This 10 volume set was published by Cassell sometime around 1882, the year of FDR’s birth. It’s undated, but from the references in the text it’s obviously early 1880’s. It was published by subscription only – probably globebecause of its high cost – and is perhaps the most comprehensively illustrated set of Victorian volumes I have ever seen. Almost every other page is covered with the most exquisitely detailed engravings, which by their portait-like nature almost certainly were done from photographs. There are literally a thousand pictures over the 1800 odd pages, perfect snap shots of a time before mass travel had homogenized cultures across the globe. And speaking of globes, you may remember our almost miraculous acquisition of an 1882 globe a few years back…. Now you can spin our globe, drop a random finger, from Timbuktu to Toledo, and have a good chance of finding a picture in our new volumes showing you exactly what life was like at that point in time and space.

What do you suppose the chances of that are? If I were a betting man, I certainly wouldn’t take that wager.

At any rate, I’d like to take you on a little whirlwind tour across the world of 1882, first to Greenland (which still had some ice) to see the Eskimos: (Click on any image to enlarge.)

Greenland Eskimo

Next we’re off to Amsterdam before the hordes of tulip-seeking tourists ever dreamed of garden travels, where we witness a riotous local street scene: (Note the vegetable vendor actually wearing wooden shoes.)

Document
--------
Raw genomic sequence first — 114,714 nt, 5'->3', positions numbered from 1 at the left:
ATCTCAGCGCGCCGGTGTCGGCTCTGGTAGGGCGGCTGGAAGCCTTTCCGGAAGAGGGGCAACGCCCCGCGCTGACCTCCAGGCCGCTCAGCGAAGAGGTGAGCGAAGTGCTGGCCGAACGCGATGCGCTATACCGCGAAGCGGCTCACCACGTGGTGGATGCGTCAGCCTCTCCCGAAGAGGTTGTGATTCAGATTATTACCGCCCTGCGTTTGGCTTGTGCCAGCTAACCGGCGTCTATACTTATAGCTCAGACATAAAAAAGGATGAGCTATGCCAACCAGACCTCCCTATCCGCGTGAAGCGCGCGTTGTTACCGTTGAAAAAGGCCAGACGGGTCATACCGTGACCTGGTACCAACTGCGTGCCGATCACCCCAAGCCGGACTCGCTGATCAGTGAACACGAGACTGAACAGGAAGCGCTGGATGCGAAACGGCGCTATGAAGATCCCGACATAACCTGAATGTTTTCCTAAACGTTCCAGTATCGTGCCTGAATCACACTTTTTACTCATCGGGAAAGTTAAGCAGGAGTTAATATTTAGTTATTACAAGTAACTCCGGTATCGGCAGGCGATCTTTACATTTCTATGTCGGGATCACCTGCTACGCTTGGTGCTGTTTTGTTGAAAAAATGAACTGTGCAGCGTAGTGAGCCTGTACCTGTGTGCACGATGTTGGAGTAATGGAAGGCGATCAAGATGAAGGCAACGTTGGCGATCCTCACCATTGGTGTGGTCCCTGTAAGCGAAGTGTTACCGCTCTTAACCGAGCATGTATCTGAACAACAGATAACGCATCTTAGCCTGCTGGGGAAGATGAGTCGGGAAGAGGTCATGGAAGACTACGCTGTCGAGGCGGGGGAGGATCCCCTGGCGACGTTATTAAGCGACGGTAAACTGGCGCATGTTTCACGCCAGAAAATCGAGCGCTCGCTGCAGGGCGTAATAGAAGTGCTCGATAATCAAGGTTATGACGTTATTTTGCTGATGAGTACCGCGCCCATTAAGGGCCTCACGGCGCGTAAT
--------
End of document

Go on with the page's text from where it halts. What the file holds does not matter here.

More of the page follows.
Amsterdam

Then, down to sunny Spain, to the heart of Madrid where a water seller sits quietly in the shade with his dog, waiting for trade. (Note the sheepskin pants! Just having been to Madrid with HAA travels, I can guarantee you this sight is long gone.)

spainaird

Now, a quick stop in the mysterious Near East, where a Bedouin greets us with his steely gaze:

bedouin of sinai

Off now across the Pacific to our western shores, for a stop in the most amazing boom town in America, San Francisco. The building in the distance is the famous Palace Hotel, the largest in the western United States,  renowned for its innovative luxuries like electric call buttons in each room, private baths, and “rising rooms” (elevators) to whisk passengers to their intended floor.

palace hotel SF

It was here Enrico Caruso was staying when all this disappeared in the 1906 earthquake. The hotel, billed as “fireproof” survived the shaking, but was destroyed along with every other building you see here in the subsequent conflagration, which, judging by the next picture of an alley in Chinatown, was just waiting to happen:

Washington Alley SF

 

Finally, a quick stop on our return to Boston, a visit with some of the last Native Americans still in their original homeland:

Pawnee indians